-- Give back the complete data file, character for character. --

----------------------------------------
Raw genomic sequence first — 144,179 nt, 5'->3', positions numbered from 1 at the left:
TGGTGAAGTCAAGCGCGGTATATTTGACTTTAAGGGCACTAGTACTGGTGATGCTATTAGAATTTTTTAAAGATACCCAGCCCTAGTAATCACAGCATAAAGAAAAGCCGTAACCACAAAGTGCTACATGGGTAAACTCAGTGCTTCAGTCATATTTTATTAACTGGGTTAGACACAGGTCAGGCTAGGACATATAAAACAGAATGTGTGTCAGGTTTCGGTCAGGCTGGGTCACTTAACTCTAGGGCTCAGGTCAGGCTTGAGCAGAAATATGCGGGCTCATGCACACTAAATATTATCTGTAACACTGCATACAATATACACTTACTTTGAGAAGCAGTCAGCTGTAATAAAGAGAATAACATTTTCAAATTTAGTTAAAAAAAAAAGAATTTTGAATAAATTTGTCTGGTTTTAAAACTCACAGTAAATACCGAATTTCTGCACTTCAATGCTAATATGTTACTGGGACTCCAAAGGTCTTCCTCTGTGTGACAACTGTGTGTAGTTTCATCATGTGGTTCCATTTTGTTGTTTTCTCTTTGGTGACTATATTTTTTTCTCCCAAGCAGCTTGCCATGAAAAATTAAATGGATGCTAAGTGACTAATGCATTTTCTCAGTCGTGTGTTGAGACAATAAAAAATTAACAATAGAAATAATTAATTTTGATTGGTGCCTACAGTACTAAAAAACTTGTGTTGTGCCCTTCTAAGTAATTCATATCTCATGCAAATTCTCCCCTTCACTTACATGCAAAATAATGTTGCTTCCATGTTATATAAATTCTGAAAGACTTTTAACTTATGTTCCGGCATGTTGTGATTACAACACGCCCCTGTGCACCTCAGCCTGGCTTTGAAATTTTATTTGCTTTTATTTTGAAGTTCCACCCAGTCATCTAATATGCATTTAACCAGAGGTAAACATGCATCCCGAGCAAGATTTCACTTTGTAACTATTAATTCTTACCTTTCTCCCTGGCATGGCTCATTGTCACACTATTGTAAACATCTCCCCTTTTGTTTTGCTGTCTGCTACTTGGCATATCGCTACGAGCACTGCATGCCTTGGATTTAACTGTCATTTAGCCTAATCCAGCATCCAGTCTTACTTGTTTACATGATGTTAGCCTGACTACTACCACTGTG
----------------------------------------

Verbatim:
Raw genomic sequence first — 144,179 nt, 5'->3', positions numbered from 1 at the left:
TGGTGAAGTCAAGCGCGGTATATTTGACTTTAAGGGCACTAGTACTGGTGATGCTATTAGAATTTTTTAAAGATACCCAGCCCTAGTAATCACAGCATAAAGAAAAGCCGTAACCACAAAGTGCTACATGGGTAAACTCAGTGCTTCAGTCATATTTTATTAACTGGGTTAGACACAGGTCAGGCTAGGACATATAAAACAGAATGTGTGTCAGGTTTCGGTCAGGCTGGGTCACTTAACTCTAGGGCTCAGGTCAGGCTTGAGCAGAAATATGCGGGCTCATGCACACTAAATATTATCTGTAACACTGCATACAATATACACTTACTTTGAGAAGCAGTCAGCTGTAATAAAGAGAATAACATTTTCAAATTTAGTTAAAAAAAAAAGAATTTTGAATAAATTTGTCTGGTTTTAAAACTCACAGTAAATACCGAATTTCTGCACTTCAATGCTAATATGTTACTGGGACTCCAAAGGTCTTCCTCTGTGTGACAACTGTGTGTAGTTTCATCATGTGGTTCCATTTTGTTGTTTTCTCTTTGGTGACTATATTTTTTTCTCCCAAGCAGCTTGCCATGAAAAATTAAATGGATGCTAAGTGACTAATGCATTTTCTCAGTCGTGTGTTGAGACAATAAAAAATTAACAATAGAAATAATTAATTTTGATTGGTGCCTACAGTACTAAAAAACTTGTGTTGTGCCCTTCTAAGTAATTCATATCTCATGCAAATTCTCCCCTTCACTTACATGCAAAATAATGTTGCTTCCATGTTATATAAATTCTGAAAGACTTTTAACTTATGTTCCGGCATGTTGTGATTACAACACGCCCCTGTGCACCTCAGCCTGGCTTTGAAATTTTATTTGCTTTTATTTTGAAGTTCCACCCAGTCATCTAATATGCATTTAACCAGAGGTAAACATGCATCCCGAGCAAGATTTCACTTTGTAACTATTAATTCTTACCTTTCTCCCTGGCATGGCTCATTGTCACACTATTGTAAACATCTCCCCTTTTGTTTTGCTGTCTGCTACTTGGCATATCGCTACGAGCACTGCATGCCTTGGATTTAACTGTCATTTAGCCTAATCCAGCATCCAGTCTTACTTGTTTACATGATGTTAGCCTGACTACTACCACTGTG